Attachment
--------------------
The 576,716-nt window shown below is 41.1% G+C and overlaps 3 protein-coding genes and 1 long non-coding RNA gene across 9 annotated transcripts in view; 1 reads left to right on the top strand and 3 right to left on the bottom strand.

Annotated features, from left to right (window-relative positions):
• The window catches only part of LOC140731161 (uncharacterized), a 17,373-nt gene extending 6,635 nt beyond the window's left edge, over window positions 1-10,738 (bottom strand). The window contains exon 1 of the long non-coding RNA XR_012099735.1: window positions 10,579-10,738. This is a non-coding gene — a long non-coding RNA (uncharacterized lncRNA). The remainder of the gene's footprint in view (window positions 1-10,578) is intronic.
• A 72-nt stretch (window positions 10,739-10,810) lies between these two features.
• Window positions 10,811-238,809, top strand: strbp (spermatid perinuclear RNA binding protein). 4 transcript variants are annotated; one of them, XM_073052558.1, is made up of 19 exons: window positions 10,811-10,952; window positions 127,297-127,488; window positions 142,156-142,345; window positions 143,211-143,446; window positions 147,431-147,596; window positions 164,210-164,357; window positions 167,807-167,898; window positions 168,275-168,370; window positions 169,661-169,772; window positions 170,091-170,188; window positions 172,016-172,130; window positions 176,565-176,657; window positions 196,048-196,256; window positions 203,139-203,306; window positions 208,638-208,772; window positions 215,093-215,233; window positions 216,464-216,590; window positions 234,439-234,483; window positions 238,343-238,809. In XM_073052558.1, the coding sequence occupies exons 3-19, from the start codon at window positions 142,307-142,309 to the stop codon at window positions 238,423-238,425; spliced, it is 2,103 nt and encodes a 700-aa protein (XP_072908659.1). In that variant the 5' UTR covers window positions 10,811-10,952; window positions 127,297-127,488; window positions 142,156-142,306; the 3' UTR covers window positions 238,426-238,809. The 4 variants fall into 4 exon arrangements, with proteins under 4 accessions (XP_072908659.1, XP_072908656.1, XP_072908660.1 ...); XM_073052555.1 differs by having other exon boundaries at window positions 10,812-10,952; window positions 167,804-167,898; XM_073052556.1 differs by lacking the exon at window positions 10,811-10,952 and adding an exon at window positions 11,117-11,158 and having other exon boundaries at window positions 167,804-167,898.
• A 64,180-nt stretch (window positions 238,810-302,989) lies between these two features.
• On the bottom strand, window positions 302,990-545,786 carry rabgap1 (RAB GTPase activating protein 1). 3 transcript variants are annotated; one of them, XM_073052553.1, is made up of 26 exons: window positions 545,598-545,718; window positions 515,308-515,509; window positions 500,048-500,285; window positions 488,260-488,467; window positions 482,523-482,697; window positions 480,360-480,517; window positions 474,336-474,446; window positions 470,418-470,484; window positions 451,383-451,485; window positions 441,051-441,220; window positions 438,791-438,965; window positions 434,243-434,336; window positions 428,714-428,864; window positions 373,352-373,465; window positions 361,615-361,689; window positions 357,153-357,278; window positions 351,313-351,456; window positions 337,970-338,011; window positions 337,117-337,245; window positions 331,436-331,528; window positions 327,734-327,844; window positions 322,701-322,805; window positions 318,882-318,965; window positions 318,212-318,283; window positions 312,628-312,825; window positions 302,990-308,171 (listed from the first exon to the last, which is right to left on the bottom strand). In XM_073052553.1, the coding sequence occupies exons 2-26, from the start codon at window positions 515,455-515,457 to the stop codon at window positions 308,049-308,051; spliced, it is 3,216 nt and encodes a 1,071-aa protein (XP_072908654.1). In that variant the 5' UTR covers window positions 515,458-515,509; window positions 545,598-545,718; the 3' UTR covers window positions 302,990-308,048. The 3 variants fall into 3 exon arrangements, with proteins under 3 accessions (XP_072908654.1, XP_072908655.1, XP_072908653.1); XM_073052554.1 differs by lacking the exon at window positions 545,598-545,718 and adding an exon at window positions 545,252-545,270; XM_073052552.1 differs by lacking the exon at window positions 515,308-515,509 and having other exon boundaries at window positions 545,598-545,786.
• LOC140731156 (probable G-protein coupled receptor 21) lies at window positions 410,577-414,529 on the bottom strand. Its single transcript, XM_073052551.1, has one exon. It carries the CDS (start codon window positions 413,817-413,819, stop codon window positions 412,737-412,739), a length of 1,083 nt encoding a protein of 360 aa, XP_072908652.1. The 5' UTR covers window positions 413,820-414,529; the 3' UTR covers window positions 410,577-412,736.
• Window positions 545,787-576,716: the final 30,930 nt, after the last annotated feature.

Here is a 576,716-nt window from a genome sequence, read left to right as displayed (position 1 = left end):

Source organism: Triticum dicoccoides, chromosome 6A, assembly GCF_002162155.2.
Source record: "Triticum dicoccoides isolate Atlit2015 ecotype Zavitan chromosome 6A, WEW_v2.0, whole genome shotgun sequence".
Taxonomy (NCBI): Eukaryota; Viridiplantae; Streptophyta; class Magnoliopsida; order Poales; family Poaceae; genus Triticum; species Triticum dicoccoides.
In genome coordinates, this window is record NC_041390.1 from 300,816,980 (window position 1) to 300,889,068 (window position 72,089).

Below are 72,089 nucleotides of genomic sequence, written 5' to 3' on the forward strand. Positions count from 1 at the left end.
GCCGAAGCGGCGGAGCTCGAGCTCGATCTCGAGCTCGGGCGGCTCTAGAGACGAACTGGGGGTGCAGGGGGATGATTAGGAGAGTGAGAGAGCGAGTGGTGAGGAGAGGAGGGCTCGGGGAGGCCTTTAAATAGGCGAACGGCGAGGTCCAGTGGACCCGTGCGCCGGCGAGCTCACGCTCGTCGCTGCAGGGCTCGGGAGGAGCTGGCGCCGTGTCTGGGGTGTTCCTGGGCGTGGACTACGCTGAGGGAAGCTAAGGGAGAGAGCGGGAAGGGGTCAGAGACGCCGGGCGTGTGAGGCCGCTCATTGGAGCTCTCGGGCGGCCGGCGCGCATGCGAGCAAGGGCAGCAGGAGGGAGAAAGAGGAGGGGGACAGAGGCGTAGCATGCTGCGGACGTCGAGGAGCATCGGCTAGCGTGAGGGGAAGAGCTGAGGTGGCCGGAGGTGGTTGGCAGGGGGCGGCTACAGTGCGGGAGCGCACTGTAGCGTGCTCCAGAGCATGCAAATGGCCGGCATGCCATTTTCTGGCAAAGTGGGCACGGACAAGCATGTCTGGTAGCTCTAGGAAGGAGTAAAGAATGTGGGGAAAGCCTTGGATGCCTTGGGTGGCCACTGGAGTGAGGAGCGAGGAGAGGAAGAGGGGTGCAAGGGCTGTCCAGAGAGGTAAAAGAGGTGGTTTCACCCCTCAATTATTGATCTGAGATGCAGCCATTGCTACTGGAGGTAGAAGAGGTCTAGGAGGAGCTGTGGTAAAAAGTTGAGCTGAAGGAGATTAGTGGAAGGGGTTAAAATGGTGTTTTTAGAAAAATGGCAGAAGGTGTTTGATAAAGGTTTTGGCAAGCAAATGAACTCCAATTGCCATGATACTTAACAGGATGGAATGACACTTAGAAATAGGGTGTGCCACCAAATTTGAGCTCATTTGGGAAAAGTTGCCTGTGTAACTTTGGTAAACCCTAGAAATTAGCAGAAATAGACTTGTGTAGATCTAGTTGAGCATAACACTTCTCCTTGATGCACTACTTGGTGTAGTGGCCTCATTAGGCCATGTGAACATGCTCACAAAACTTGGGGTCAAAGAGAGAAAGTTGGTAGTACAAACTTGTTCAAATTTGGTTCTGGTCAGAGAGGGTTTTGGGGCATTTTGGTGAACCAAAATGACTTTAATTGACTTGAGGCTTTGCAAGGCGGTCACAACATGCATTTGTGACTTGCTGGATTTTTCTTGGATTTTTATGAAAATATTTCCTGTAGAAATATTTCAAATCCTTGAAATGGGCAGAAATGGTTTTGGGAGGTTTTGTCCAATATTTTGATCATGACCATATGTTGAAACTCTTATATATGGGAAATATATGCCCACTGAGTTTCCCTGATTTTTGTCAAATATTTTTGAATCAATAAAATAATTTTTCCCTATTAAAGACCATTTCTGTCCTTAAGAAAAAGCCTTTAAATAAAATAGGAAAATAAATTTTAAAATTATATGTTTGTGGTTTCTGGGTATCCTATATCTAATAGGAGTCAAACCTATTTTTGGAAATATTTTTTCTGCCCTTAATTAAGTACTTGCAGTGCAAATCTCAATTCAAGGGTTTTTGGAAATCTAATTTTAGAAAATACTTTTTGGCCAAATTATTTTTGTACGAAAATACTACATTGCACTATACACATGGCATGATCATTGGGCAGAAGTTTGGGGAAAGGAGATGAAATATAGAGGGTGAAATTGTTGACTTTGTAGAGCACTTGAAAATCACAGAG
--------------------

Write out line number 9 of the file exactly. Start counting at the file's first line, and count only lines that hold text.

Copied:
• Window positions 545,787-576,716: the final 30,930 nt, after the last annotated feature.